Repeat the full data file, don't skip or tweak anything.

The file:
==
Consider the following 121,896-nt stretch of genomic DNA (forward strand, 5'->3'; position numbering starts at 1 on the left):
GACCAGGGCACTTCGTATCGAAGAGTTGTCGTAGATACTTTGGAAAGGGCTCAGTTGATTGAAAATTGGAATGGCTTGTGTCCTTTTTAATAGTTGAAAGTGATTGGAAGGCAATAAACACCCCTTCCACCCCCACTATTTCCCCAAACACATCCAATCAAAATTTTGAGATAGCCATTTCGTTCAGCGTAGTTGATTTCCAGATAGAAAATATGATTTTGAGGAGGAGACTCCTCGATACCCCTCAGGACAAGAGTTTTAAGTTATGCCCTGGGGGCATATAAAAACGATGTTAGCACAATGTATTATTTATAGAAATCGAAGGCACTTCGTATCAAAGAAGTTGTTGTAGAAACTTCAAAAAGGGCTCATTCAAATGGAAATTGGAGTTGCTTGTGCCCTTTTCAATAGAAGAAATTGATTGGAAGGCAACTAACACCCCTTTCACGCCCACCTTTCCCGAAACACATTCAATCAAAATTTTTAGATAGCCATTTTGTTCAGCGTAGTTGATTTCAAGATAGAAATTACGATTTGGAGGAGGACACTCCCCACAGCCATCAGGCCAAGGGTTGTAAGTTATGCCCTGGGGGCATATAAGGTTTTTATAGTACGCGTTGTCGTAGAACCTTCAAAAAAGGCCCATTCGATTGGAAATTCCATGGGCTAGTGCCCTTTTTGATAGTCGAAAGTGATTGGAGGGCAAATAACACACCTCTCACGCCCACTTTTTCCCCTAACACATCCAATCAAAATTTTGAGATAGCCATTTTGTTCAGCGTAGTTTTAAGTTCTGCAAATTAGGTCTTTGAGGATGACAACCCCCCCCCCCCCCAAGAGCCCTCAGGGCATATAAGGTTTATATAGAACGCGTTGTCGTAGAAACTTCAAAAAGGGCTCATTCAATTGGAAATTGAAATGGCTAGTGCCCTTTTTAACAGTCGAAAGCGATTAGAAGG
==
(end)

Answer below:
Consider the following 121,896-nt stretch of genomic DNA (forward strand, 5'->3'; position numbering starts at 1 on the left):
GACCAGGGCACTTCGTATCGAAGAGTTGTCGTAGATACTTTGGAAAGGGCTCAGTTGATTGAAAATTGGAATGGCTTGTGTCCTTTTTAATAGTTGAAAGTGATTGGAAGGCAATAAACACCCCTTCCACCCCCACTATTTCCCCAAACACATCCAATCAAAATTTTGAGATAGCCATTTCGTTCAGCGTAGTTGATTTCCAGATAGAAAATATGATTTTGAGGAGGAGACTCCTCGATACCCCTCAGGACAAGAGTTTTAAGTTATGCCCTGGGGGCATATAAAAACGATGTTAGCACAATGTATTATTTATAGAAATCGAAGGCACTTCGTATCAAAGAAGTTGTTGTAGAAACTTCAAAAAGGGCTCATTCAAATGGAAATTGGAGTTGCTTGTGCCCTTTTCAATAGAAGAAATTGATTGGAAGGCAACTAACACCCCTTTCACGCCCACCTTTCCCGAAACACATTCAATCAAAATTTTTAGATAGCCATTTTGTTCAGCGTAGTTGATTTCAAGATAGAAATTACGATTTGGAGGAGGACACTCCCCACAGCCATCAGGCCAAGGGTTGTAAGTTATGCCCTGGGGGCATATAAGGTTTTTATAGTACGCGTTGTCGTAGAACCTTCAAAAAAGGCCCATTCGATTGGAAATTCCATGGGCTAGTGCCCTTTTTGATAGTCGAAAGTGATTGGAGGGCAAATAACACACCTCTCACGCCCACTTTTTCCCCTAACACATCCAATCAAAATTTTGAGATAGCCATTTTGTTCAGCGTAGTTTTAAGTTCTGCAAATTAGGTCTTTGAGGATGACAACCCCCCCCCCCCCCAAGAGCCCTCAGGGCATATAAGGTTTATATAGAACGCGTTGTCGTAGAAACTTCAAAAAGGGCTCATTCAATTGGAAATTGAAATGGCTAGTGCCCTTTTTAACAGTCGAAAGCGATTAGAAGG